Kiri Te Kanawa in Vanessa with the L.A. Opera
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The last date listed for Vanessa was Saturday December 18, 2004 / 7:30pm.
Reviews & Ratings
Featured review from Philip M.
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I had two reasons to spend $150 on an opera I didn't know. The first was the composer, Samuel Barber. I'm a big fan of his violin and piano concertos, which are modern but still lyrical. Secondly, I wanted to see Kiri Te Kanawa, who has never played Los Angeles before, and is now 60.
Typical LA traffic cost us 3 hours(!) so we arrived 50 minutes late. Management refused to seat us until the beginning of the 2nd act.
The libretto is both cold and bombastic. Lines were actually getting unintentional chuckles. And the music was not as lyrical as I had hoped.
The production itself was stylized but good, dominated by a gigantic staircase. The singing was first rate, Te Kanawa of course, but also the young woman playing her niece was especially moving, flinging herself off the aforementioned staircase, beating her breast about her unwanted and pregancy and overall immersing herself in the role in a memorable way.
I heard other theater goers commenting that they weren't crazy about the music but got caught up in the story.
If you like big melodramtic operas, or are a Kanawa or Barber fan, I would recommend it. If you're not a big opera lover I would pass.
A woman of legendary beauty. An unforgettable voice. One of opera’s most beloved sopranos, Dame Kiri Te Kanawa, makes a long-awaited appearance in a role that could have been written for her. For 20 years, Vanessa has hidden her heartbreak from the world. But Vanessa embraces life again when a desperately awaited opportunity—in a wholly unexpected form— finally arrives. Sumptuous vocalism and breathtaking orchestrations celebrate love’s victory against despair.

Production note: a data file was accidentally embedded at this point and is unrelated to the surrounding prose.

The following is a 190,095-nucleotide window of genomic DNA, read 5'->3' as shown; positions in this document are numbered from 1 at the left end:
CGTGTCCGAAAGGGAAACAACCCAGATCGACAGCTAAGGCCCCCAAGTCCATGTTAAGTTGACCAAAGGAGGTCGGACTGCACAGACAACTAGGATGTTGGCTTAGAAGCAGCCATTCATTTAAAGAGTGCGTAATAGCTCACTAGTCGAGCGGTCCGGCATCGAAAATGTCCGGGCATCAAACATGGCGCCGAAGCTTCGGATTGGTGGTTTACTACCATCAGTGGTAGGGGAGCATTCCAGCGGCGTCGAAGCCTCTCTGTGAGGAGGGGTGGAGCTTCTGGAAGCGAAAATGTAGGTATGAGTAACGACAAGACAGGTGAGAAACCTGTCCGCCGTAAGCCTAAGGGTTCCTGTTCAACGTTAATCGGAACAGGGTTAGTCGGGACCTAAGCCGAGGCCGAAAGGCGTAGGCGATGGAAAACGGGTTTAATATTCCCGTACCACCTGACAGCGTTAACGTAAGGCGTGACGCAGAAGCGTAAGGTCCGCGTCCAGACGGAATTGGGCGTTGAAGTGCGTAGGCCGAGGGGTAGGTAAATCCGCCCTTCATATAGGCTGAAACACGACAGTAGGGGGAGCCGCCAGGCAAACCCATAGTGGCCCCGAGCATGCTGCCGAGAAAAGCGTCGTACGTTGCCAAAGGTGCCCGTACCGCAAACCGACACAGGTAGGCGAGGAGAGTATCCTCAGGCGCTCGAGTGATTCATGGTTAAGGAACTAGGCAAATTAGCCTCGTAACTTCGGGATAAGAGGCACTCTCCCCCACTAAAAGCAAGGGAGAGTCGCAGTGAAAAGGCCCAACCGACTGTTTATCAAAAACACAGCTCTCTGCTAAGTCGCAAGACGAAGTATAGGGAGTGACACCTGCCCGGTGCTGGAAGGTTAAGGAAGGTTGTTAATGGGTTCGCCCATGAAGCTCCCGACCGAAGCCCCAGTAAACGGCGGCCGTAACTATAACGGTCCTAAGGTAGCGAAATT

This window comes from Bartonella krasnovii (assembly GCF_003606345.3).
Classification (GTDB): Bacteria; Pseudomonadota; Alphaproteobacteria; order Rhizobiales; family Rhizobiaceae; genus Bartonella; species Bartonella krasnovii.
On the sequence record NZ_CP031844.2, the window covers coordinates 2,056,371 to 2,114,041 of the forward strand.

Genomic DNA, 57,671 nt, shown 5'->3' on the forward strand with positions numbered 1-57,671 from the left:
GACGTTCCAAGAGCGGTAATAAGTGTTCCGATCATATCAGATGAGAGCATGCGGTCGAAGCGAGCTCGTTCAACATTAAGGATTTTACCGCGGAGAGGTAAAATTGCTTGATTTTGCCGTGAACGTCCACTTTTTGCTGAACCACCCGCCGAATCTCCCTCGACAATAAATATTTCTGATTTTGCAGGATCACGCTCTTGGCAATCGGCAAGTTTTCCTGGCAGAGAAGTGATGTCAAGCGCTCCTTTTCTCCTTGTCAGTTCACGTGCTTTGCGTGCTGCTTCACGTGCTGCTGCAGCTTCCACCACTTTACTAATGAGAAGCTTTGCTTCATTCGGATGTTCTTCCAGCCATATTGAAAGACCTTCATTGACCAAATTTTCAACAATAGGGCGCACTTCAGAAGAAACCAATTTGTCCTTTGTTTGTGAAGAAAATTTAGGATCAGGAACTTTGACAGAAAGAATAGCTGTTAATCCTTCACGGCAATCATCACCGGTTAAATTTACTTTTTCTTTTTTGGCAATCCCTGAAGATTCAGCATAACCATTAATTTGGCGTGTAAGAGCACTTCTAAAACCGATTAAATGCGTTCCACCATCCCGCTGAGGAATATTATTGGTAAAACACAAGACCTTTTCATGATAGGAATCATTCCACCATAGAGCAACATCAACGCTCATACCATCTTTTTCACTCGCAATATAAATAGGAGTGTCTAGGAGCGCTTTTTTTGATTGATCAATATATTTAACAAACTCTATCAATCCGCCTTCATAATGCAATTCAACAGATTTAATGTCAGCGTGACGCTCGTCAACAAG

Dame Kiri Te Kanawa, making her first operatic appearance with the Company, is our perfect Vanessa. Mezzo-soprano Lucy Schaufer debuts as Vanessa’s niece Erika, who succumbs too easily to the charms of a handsome visitor from the past. Our unparalleled cast also includes tenor John Matz and baritone David Evitts. Mezzo-soprano Rosalind Elias, who triumphed as Erika at the opera’s 1958 world premiere, returns in the chilling role of the Old Baroness. A striking John Cox production is conducted by Simone Young.
In English with English Supertitles
2 hours 40 minutes
One hour prior to each performance, led by Michael Hackett.